Daily Reflection 14th July

Stepping out

Yesterday’s reflection gave us a picture of ‘counting stones’: a ‘keeping in step’ with God’s love. Today Reverend Eryl Parry takes up this theme with a rather different image!
Stop Sign


Dw i eisiau dy ddilyn di, ARGLWYDD; 
dysga dy ffyrdd i mi.
Arwain fi ar y ffordd iawn a dysga fi, 
achos ti ydy’r Duw sy’n fy achub i.  
Dw i’n dibynnu arnat ti bob amser.

Salm 25: 4-5

Make me to know your ways, O Lord;
teach me your paths.
Lead me in your truth, and teach me,
for you are the God of my salvation;
for you I wait all day long.

Psalm 25: 4-5

Reverend Eryl Parry writes:

This extraordinary time that we’re living through has had its ups and downs, and its fair share of surprises. But it amazes me how quickly we all fall into some kind of routine – perhaps the ‘counting of days’ of yesterday’s reflection. There definitely seems to be a need for rhythm. Despite the utter disruption to the pattern of our week up to March 2020, we have developed other ways to keep ourselves going. For many of us, the reading of the ‘daily reflection’ has become an ‘anchor’ of faith, a daily rhythm, that’s helped us not only in our personal walk with God, but has also given us the sense of belonging to a community that’s travelling through this time together.

Another part of my routine is that my week is now beautifully peppered with the regular commitments to ‘check in’ and pray with others. It has felt like a real shared journey – and one that I am loathed to give up as the restrictions of ‘lockdown’ begin to ease. Yesterday morning, a friend shared a picture of a ‘lollipop man’ holding the ‘stop, children crossing’ sign. He prayed for all our leaders in the church and wider public life as they feel the weight of the responsibility to guide people safely. They have, after all, had to ‘step out’ and stop us all in our tracks. For our part, we may have felt frustration, like the drivers at their wheels, having to wait to proceed with our lives.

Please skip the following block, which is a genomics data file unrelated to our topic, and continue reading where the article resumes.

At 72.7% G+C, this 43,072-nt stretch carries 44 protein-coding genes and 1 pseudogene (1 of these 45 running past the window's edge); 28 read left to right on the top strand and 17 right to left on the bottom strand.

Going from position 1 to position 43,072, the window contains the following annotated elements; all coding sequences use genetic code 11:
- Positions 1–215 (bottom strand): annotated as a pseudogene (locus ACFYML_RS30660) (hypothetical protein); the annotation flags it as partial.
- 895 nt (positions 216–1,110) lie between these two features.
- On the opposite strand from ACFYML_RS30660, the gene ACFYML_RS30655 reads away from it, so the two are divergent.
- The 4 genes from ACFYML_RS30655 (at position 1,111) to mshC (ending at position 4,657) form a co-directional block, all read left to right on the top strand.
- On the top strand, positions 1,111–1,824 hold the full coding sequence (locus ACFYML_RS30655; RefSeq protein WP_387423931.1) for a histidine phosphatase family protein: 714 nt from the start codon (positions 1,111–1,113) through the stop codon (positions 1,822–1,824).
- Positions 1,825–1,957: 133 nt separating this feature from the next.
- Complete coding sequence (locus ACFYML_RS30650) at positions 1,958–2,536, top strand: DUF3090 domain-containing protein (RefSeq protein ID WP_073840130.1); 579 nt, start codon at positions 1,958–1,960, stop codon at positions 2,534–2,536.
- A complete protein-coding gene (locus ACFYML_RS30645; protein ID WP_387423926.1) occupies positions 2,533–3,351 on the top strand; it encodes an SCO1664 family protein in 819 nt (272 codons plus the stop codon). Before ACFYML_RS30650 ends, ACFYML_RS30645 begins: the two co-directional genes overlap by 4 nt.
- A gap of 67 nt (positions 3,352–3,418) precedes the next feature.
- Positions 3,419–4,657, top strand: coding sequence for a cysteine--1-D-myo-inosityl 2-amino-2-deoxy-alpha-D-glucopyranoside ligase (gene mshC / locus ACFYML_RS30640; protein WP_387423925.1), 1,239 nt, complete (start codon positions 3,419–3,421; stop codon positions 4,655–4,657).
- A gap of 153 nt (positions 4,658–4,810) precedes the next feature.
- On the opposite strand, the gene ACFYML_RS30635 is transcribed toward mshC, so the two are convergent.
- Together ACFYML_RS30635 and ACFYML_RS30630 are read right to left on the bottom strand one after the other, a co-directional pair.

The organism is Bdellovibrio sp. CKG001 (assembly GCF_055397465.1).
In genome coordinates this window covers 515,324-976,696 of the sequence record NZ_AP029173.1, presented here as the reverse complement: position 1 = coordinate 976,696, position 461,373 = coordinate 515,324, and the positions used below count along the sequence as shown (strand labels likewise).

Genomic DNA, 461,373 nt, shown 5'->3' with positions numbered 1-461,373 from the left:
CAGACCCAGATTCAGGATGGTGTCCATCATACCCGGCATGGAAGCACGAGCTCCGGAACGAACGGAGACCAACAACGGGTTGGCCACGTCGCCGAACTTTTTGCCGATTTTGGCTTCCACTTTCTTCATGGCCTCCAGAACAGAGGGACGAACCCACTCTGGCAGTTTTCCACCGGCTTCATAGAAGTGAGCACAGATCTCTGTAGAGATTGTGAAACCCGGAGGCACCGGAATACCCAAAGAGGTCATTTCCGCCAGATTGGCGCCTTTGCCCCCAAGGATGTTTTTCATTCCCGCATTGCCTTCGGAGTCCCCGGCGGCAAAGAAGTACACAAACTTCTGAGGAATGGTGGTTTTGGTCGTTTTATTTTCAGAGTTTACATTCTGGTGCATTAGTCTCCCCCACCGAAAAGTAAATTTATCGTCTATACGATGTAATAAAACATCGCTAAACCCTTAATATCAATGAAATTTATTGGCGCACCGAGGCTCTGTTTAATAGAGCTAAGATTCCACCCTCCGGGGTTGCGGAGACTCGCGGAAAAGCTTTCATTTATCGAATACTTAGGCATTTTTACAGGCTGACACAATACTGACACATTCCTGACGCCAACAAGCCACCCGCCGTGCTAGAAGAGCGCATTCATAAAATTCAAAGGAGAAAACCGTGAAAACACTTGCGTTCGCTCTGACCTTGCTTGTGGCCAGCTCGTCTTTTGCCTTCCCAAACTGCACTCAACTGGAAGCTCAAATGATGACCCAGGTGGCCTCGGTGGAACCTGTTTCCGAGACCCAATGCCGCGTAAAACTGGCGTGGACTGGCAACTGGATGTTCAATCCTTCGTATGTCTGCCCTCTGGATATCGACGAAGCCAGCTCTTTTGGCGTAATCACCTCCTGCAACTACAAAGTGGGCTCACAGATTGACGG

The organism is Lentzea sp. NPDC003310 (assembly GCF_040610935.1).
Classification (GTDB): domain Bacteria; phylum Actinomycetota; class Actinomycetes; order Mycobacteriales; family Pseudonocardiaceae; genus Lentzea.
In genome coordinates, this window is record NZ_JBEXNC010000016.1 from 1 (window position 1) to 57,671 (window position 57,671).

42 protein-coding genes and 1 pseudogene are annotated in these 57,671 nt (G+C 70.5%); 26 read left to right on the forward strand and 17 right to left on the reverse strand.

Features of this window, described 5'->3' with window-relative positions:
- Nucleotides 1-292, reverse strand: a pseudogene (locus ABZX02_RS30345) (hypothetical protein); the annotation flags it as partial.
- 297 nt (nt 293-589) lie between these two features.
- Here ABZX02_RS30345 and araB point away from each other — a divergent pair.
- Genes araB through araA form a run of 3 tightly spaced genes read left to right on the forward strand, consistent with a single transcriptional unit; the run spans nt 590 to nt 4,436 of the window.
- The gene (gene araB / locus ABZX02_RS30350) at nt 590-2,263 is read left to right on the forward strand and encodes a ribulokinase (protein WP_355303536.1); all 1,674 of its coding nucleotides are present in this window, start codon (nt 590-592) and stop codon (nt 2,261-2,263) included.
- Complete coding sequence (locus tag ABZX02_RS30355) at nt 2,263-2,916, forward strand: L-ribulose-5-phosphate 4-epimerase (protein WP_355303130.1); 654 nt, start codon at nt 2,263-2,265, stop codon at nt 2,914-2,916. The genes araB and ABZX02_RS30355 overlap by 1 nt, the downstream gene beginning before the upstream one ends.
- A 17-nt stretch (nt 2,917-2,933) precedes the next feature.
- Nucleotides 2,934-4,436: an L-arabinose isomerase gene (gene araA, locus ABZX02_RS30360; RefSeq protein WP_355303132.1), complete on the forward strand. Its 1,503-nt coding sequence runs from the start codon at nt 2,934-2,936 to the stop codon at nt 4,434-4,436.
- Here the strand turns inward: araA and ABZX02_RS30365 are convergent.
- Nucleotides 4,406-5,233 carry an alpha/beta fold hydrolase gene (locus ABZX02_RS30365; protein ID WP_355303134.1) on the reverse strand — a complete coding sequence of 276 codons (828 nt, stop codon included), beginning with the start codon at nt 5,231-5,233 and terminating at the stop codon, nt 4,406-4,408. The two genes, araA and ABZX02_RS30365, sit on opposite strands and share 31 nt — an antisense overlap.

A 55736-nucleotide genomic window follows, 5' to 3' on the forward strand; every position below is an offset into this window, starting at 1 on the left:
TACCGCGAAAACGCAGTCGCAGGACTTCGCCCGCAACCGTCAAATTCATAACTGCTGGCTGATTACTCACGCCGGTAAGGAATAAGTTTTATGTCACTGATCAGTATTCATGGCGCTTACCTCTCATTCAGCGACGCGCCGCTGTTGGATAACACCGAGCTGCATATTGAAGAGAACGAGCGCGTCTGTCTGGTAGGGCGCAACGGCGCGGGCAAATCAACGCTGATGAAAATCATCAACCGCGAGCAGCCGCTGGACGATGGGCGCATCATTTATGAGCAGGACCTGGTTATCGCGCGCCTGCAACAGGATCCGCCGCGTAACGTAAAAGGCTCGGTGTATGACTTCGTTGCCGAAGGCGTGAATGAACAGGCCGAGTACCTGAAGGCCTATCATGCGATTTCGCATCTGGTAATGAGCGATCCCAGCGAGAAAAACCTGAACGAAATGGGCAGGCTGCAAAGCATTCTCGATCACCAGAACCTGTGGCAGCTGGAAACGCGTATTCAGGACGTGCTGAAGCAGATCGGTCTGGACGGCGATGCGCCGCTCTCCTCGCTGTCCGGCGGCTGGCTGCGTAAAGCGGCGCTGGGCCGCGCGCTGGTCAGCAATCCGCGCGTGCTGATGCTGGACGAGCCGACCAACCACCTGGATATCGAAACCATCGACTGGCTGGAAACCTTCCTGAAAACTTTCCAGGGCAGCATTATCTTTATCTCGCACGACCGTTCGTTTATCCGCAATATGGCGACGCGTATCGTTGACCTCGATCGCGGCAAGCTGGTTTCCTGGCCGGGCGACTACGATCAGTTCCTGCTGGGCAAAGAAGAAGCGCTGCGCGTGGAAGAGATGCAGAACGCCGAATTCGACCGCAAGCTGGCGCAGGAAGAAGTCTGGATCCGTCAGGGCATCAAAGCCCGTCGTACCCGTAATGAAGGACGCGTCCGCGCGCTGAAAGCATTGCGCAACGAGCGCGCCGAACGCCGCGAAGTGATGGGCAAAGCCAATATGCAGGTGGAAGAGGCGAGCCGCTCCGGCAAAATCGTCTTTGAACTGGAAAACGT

But in that waiting, I think we have gained much. Being stopped in our tracks has not meant that we’ve done nothing. I’ve learned a lot about what I treasure, and found which of my new routines have been the most life-giving.

It seems with the easing of restrictions that we’ve begun to enter a new phase. Rather than being the driver waiting at the wheel, I wonder if we can begin to imagine ourselves as the child stepping off the pavement. For we, as God’s children, have been patiently waiting. We haven’t been waiting alone. We have had the companionship of fellow classmates. And when it’s safe to cross the road, we’re going to cross together.

It is God Himself who understands our fearfulness in stepping out, as we’ve been standing in that position for some time. But I imagine Him smiling, as He gently puts down the ‘stop’ sign, and beckons us into the next stage of the journey. Our learning, through waiting, is that we can trust Him. He has shown us new ways of relating to Him and one another. So, rather than embarking on a brand new journey, we can begin to sense continuity of travel. For He is the God of past, – He led us to this point, present – He is here, and future – it is He who stepped out before us and now He leads the way. 

Ein Duw bywiol,
tyrd gyda ni ar ein taith fel disgyblion.
Rho i ni ffydd i ddilyn lle rwyt ti yn arwain,
dewder i gamu allan i’r anhysbys a
gras i gerdded â gwyleidd-dra.

Our living God,
go with us on our journey of discipleship.
Grant us faith to follow where you might lead,
courage to step out into the unknown
and grace to walk with humility.

Nick Fawcett cyf. Aled Davies

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